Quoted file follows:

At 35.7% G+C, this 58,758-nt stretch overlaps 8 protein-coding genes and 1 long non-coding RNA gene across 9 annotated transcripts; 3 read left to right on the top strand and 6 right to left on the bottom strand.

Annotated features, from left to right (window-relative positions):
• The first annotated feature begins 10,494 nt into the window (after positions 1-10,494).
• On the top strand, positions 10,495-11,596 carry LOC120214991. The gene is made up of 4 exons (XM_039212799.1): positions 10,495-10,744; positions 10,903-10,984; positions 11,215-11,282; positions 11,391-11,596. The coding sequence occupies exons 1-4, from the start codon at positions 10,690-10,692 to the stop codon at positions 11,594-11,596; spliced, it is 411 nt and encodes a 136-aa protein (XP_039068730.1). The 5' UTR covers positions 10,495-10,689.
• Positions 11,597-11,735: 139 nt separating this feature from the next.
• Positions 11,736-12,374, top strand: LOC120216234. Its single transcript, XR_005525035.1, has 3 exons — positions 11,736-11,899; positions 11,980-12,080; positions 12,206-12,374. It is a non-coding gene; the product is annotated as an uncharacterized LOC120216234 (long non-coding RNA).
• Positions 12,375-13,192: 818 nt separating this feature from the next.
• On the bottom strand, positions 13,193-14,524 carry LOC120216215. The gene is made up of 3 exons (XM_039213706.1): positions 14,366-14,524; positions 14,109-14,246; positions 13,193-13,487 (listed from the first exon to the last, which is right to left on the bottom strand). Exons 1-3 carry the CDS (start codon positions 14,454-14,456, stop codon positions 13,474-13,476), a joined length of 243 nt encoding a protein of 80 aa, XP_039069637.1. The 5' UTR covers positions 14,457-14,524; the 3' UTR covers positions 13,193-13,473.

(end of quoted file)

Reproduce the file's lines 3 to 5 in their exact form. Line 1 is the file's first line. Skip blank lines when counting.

• The first annotated feature begins 10,494 nt into the window (after positions 1-10,494).
• On the top strand, positions 10,495-11,596 carry LOC120214991. The gene is made up of 4 exons (XM_039212799.1): positions 10,495-10,744; positions 10,903-10,984; positions 11,215-11,282; positions 11,391-11,596. The coding sequence occupies exons 1-4, from the start codon at positions 10,690-10,692 to the stop codon at positions 11,594-11,596; spliced, it is 411 nt and encodes a 136-aa protein (XP_039068730.1). The 5' UTR covers positions 10,495-10,689.
• Positions 11,597-11,735: 139 nt separating this feature from the next.